Larspl From Netherlands, joined Apr 2002, 473 posts, RR: 0 Posted (12 years 1 day 8 hours ago) and read 2537 times:
hello, i'm on a trip to Norfolk:va via Atlanta from Amsterdam, the netherlands.
i'm flying with delta and on the inbound flight at atlanta and the one inbound norfolk int I got the impression that Delta (or i think: american carriers) land or approach with a very high rate of descent.
it can be us airport approach policy, but does any one else think in america landings go down with a higher rate of descent?
Jtamu97 From United States of America, joined Mar 2001, 658 posts, RR: 2
Reply 1, posted (12 years 1 day 6 hours ago) and read 2469 times:
Some may. At one time years back airlines began expirementing with a high rate of descent to conserve as much fuel as possible due to high prices. I had a friend who flew MD-80's and asked him the same question. Plus most like to get from point A to point B the fastest way possible and try and avoid as many level offs as possible. I have not noticed it as much lately though. On the other hand there are many other factors and procedures that may affect the descent for that particular airport.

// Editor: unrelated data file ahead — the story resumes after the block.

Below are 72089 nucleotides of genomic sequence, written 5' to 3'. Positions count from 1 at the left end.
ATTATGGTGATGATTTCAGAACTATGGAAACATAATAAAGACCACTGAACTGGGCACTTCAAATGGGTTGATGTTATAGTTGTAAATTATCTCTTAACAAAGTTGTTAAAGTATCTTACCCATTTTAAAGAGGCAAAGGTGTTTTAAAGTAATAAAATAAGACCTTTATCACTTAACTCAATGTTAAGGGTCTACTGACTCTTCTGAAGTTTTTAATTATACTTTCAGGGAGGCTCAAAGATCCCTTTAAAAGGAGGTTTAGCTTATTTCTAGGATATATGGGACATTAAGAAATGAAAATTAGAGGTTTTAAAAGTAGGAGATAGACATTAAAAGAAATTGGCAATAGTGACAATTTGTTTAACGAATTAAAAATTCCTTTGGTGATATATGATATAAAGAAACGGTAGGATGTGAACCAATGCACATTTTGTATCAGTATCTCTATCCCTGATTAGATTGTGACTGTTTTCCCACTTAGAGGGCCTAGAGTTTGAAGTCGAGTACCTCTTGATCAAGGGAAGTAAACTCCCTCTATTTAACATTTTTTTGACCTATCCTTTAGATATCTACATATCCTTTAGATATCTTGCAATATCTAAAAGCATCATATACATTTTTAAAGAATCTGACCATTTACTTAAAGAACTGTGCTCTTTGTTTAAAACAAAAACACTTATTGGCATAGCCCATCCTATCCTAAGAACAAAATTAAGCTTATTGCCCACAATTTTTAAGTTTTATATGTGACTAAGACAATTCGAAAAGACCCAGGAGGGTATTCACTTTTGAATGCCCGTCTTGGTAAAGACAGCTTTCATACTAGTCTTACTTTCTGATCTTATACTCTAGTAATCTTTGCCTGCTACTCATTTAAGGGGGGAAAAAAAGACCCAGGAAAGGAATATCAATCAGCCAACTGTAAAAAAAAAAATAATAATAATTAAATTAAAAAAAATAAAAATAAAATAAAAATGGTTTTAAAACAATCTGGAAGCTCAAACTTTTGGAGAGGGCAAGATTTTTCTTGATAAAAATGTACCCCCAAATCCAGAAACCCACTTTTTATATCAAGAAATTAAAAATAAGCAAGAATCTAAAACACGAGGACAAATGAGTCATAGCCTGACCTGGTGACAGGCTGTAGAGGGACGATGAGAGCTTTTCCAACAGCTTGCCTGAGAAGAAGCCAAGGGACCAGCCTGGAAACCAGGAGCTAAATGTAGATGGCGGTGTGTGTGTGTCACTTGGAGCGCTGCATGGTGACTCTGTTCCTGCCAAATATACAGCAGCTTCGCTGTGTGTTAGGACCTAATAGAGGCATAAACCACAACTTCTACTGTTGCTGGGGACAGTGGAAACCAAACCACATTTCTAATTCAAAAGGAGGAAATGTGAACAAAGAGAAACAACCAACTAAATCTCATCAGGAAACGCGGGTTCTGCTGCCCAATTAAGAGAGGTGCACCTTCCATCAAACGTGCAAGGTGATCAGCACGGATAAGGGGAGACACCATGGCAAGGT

Saab2000 From Switzerland, joined Jun 2001, 1620 posts, RR: 11
Reply 4, posted (12 years 21 hours ago) and read 2324 times:
MD88captain is right. The 3° descent profile is what we strive for here in Europe as well. Basically, you try to know your track miles to touchdown, mulitply by 3, add the field elevation and you have the altitude you should have at any given point in descent. The rate of descent then is based on ground speed. We descend then with a rate equal to ground speed divided by 2. For example, if the ground speed is 400 knots, you descend with 2000 fpm. This sounds complicated but it is not in practice. You request descent based on altitude. For example, if I am cruising at FL310 I will multiply that by 3 and get 93. So between 100 and 90 miles out I will request descent.
But the fact is that normally the controllers know this too and they tell you when to descend and sometimes they even specify the rate of descent. This makes the descent planning pretty simple.